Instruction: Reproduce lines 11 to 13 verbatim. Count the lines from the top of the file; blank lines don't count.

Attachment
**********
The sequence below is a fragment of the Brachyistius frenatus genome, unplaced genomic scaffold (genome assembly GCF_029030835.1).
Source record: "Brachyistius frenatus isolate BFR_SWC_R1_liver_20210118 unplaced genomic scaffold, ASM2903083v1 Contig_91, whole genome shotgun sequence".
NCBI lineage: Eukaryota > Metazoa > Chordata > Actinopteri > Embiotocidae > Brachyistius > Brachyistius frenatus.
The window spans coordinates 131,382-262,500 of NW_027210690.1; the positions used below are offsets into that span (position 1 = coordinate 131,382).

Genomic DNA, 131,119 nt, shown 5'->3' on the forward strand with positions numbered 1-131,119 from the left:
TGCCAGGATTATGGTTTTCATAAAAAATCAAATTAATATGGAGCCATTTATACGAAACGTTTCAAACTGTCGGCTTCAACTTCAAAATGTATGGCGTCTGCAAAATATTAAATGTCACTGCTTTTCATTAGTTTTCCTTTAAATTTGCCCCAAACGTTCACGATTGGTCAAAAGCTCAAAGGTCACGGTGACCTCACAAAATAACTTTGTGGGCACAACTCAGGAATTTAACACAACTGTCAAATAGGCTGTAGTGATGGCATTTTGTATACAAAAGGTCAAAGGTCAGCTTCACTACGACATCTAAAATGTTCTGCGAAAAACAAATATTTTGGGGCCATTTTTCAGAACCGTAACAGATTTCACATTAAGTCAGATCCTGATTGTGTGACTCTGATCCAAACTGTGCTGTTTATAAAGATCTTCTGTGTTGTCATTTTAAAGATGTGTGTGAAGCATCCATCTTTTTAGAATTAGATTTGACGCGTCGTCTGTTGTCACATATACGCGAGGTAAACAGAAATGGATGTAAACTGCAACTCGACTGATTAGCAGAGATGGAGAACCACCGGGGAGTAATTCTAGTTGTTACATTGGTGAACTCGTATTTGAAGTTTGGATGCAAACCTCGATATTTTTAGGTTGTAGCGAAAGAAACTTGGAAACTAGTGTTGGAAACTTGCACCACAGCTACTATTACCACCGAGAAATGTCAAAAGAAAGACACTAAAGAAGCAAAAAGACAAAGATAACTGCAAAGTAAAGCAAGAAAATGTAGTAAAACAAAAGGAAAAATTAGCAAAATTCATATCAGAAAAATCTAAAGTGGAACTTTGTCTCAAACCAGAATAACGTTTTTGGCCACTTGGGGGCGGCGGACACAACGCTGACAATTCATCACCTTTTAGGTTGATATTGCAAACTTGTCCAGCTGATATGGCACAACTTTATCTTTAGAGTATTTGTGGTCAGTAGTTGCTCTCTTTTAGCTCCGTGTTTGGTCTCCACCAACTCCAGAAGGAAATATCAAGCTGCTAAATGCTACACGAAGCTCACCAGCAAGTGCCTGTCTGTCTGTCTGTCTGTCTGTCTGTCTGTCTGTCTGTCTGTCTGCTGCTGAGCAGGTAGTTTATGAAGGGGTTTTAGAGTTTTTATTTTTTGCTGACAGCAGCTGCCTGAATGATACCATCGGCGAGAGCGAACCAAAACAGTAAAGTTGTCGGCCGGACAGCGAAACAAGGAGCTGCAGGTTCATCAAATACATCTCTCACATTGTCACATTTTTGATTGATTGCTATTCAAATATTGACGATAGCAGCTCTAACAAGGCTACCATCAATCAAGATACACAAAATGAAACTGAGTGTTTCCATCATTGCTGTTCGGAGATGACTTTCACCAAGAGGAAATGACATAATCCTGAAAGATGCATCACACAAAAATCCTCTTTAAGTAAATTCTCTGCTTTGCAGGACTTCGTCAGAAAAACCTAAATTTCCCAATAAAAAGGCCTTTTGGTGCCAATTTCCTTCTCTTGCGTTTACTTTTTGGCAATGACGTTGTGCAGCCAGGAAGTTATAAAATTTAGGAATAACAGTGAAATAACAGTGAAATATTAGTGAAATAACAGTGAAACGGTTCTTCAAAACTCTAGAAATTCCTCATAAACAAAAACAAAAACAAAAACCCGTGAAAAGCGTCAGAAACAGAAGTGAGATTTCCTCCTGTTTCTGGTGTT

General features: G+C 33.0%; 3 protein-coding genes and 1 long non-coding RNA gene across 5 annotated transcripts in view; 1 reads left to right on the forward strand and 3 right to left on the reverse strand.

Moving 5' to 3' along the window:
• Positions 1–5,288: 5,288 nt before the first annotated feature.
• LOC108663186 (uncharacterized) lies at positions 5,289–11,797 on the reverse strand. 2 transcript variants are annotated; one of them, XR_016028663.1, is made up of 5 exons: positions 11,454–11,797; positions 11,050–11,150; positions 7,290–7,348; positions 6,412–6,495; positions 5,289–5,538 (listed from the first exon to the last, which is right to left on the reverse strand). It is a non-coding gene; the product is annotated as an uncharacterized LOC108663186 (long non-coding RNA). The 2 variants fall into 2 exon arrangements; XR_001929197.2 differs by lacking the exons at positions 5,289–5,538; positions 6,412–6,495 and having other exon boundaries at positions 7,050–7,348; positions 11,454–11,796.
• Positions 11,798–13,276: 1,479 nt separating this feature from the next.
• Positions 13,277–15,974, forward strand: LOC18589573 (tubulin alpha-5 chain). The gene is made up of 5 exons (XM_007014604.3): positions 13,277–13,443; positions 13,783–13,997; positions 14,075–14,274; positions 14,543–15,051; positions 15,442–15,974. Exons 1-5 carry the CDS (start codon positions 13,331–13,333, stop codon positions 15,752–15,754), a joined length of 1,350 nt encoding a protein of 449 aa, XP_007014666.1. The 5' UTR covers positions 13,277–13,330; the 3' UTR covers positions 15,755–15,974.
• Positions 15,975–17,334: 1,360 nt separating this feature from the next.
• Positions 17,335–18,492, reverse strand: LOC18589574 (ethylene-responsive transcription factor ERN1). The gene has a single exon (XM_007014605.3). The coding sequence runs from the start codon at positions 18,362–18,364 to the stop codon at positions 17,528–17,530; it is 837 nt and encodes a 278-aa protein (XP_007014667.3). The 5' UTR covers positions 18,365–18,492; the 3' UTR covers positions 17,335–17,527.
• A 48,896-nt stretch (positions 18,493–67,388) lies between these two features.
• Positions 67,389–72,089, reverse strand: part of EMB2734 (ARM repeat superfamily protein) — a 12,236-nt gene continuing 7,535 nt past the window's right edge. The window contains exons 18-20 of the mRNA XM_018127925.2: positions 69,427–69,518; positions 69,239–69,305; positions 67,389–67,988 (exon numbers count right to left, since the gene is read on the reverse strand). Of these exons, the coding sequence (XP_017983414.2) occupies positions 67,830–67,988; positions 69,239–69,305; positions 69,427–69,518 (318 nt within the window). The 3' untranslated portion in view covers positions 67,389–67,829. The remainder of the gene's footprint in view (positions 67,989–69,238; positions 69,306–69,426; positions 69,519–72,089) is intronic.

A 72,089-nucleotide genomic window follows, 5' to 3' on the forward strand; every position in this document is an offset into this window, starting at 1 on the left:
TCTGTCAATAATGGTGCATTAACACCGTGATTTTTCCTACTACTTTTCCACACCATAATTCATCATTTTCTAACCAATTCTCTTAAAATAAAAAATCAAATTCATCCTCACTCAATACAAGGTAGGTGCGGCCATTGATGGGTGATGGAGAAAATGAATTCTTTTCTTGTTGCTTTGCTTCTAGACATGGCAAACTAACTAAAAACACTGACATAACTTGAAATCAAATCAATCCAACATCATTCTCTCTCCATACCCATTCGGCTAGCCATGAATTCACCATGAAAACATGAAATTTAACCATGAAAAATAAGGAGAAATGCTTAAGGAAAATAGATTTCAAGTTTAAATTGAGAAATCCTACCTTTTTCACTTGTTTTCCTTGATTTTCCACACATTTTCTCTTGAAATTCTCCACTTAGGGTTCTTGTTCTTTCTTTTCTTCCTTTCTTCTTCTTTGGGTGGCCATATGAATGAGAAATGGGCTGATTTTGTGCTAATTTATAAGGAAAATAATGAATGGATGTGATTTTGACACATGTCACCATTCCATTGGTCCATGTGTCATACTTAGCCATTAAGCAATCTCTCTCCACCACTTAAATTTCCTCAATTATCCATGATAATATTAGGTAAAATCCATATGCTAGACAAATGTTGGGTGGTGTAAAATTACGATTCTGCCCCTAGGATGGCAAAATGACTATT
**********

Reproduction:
• Positions 11,798–13,276: 1,479 nt separating this feature from the next.
• Positions 13,277–15,974, forward strand: LOC18589573 (tubulin alpha-5 chain). The gene is made up of 5 exons (XM_007014604.3): positions 13,277–13,443; positions 13,783–13,997; positions 14,075–14,274; positions 14,543–15,051; positions 15,442–15,974. Exons 1-5 carry the CDS (start codon positions 13,331–13,333, stop codon positions 15,752–15,754), a joined length of 1,350 nt encoding a protein of 449 aa, XP_007014666.1. The 5' UTR covers positions 13,277–13,330; the 3' UTR covers positions 15,755–15,974.
• Positions 15,975–17,334: 1,360 nt separating this feature from the next.